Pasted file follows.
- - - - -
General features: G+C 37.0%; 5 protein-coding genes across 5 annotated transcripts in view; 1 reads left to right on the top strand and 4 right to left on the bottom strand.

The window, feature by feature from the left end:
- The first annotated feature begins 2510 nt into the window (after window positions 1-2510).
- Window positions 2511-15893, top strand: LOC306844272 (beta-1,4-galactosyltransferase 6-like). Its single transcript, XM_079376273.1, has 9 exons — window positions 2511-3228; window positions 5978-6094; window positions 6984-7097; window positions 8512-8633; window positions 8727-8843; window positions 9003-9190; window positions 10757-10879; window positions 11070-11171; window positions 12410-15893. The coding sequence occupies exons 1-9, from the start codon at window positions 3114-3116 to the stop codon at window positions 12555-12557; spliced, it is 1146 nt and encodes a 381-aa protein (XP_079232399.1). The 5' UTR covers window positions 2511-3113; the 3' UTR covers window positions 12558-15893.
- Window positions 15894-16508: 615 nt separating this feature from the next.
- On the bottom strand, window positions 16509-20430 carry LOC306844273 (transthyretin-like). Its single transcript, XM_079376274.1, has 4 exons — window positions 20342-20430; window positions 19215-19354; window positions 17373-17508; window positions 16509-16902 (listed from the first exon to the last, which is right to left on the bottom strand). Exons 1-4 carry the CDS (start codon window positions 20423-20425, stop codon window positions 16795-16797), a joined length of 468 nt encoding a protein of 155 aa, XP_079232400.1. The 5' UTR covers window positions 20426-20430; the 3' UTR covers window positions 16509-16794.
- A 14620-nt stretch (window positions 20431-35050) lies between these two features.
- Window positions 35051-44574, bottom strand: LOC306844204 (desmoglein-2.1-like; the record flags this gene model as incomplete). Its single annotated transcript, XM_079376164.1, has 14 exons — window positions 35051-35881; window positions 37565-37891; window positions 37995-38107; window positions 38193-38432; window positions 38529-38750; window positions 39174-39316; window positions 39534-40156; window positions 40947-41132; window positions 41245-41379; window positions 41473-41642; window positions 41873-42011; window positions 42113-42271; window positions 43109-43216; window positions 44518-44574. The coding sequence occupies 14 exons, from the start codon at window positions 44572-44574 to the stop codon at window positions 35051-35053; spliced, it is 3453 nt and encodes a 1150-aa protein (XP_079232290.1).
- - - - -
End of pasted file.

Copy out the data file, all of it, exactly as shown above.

General features: G+C 37.0%; 5 protein-coding genes across 5 annotated transcripts in view; 1 reads left to right on the top strand and 4 right to left on the bottom strand.

The window, feature by feature from the left end:
- The first annotated feature begins 2510 nt into the window (after window positions 1-2510).
- Window positions 2511-15893, top strand: LOC306844272 (beta-1,4-galactosyltransferase 6-like). Its single transcript, XM_079376273.1, has 9 exons — window positions 2511-3228; window positions 5978-6094; window positions 6984-7097; window positions 8512-8633; window positions 8727-8843; window positions 9003-9190; window positions 10757-10879; window positions 11070-11171; window positions 12410-15893. The coding sequence occupies exons 1-9, from the start codon at window positions 3114-3116 to the stop codon at window positions 12555-12557; spliced, it is 1146 nt and encodes a 381-aa protein (XP_079232399.1). The 5' UTR covers window positions 2511-3113; the 3' UTR covers window positions 12558-15893.
- Window positions 15894-16508: 615 nt separating this feature from the next.
- On the bottom strand, window positions 16509-20430 carry LOC306844273 (transthyretin-like). Its single transcript, XM_079376274.1, has 4 exons — window positions 20342-20430; window positions 19215-19354; window positions 17373-17508; window positions 16509-16902 (listed from the first exon to the last, which is right to left on the bottom strand). Exons 1-4 carry the CDS (start codon window positions 20423-20425, stop codon window positions 16795-16797), a joined length of 468 nt encoding a protein of 155 aa, XP_079232400.1. The 5' UTR covers window positions 20426-20430; the 3' UTR covers window positions 16509-16794.
- A 14620-nt stretch (window positions 20431-35050) lies between these two features.
- Window positions 35051-44574, bottom strand: LOC306844204 (desmoglein-2.1-like; the record flags this gene model as incomplete). Its single annotated transcript, XM_079376164.1, has 14 exons — window positions 35051-35881; window positions 37565-37891; window positions 37995-38107; window positions 38193-38432; window positions 38529-38750; window positions 39174-39316; window positions 39534-40156; window positions 40947-41132; window positions 41245-41379; window positions 41473-41642; window positions 41873-42011; window positions 42113-42271; window positions 43109-43216; window positions 44518-44574. The coding sequence occupies 14 exons, from the start codon at window positions 44572-44574 to the stop codon at window positions 35051-35053; spliced, it is 3453 nt and encodes a 1150-aa protein (XP_079232290.1).